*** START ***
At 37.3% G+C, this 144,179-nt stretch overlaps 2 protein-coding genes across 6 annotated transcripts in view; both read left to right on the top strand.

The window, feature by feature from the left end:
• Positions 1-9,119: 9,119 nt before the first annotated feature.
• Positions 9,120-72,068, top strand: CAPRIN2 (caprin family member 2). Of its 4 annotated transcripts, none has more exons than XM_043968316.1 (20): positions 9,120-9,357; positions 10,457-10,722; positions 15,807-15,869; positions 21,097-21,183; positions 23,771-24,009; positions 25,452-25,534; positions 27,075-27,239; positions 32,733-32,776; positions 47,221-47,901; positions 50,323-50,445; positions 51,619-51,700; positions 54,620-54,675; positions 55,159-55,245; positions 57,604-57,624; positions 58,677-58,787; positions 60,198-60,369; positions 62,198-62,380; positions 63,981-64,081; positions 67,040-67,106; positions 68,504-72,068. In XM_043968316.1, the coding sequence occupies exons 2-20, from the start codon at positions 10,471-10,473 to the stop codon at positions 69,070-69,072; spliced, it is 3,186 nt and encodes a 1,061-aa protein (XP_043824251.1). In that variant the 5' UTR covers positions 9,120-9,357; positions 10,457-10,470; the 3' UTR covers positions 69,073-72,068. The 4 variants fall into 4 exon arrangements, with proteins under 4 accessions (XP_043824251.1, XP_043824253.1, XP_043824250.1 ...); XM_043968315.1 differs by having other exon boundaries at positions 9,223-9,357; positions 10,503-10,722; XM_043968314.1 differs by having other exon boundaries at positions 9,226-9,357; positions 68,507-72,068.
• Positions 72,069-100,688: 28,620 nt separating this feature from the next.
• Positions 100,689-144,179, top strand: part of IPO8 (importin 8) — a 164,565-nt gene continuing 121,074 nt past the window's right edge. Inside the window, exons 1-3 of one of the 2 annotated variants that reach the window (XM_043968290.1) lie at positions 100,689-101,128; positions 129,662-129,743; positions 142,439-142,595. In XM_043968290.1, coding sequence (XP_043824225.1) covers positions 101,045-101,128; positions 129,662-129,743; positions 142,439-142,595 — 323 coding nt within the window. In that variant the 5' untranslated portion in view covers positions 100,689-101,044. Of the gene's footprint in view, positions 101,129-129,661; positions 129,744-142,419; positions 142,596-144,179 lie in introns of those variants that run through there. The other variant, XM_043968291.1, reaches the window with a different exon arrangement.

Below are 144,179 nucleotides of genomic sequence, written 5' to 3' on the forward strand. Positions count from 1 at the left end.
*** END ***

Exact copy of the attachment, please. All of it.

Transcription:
At 37.3% G+C, this 144,179-nt stretch overlaps 2 protein-coding genes across 6 annotated transcripts in view; both read left to right on the top strand.

The window, feature by feature from the left end:
• Positions 1-9,119: 9,119 nt before the first annotated feature.
• Positions 9,120-72,068, top strand: CAPRIN2 (caprin family member 2). Of its 4 annotated transcripts, none has more exons than XM_043968316.1 (20): positions 9,120-9,357; positions 10,457-10,722; positions 15,807-15,869; positions 21,097-21,183; positions 23,771-24,009; positions 25,452-25,534; positions 27,075-27,239; positions 32,733-32,776; positions 47,221-47,901; positions 50,323-50,445; positions 51,619-51,700; positions 54,620-54,675; positions 55,159-55,245; positions 57,604-57,624; positions 58,677-58,787; positions 60,198-60,369; positions 62,198-62,380; positions 63,981-64,081; positions 67,040-67,106; positions 68,504-72,068. In XM_043968316.1, the coding sequence occupies exons 2-20, from the start codon at positions 10,471-10,473 to the stop codon at positions 69,070-69,072; spliced, it is 3,186 nt and encodes a 1,061-aa protein (XP_043824251.1). In that variant the 5' UTR covers positions 9,120-9,357; positions 10,457-10,470; the 3' UTR covers positions 69,073-72,068. The 4 variants fall into 4 exon arrangements, with proteins under 4 accessions (XP_043824251.1, XP_043824253.1, XP_043824250.1 ...); XM_043968315.1 differs by having other exon boundaries at positions 9,223-9,357; positions 10,503-10,722; XM_043968314.1 differs by having other exon boundaries at positions 9,226-9,357; positions 68,507-72,068.
• Positions 72,069-100,688: 28,620 nt separating this feature from the next.
• Positions 100,689-144,179, top strand: part of IPO8 (importin 8) — a 164,565-nt gene continuing 121,074 nt past the window's right edge. Inside the window, exons 1-3 of one of the 2 annotated variants that reach the window (XM_043968290.1) lie at positions 100,689-101,128; positions 129,662-129,743; positions 142,439-142,595. In XM_043968290.1, coding sequence (XP_043824225.1) covers positions 101,045-101,128; positions 129,662-129,743; positions 142,439-142,595 — 323 coding nt within the window. In that variant the 5' untranslated portion in view covers positions 100,689-101,044. Of the gene's footprint in view, positions 101,129-129,661; positions 129,744-142,419; positions 142,596-144,179 lie in introns of those variants that run through there. The other variant, XM_043968291.1, reaches the window with a different exon arrangement.

Below are 144,179 nucleotides of genomic sequence, written 5' to 3' on the forward strand. Positions count from 1 at the left end.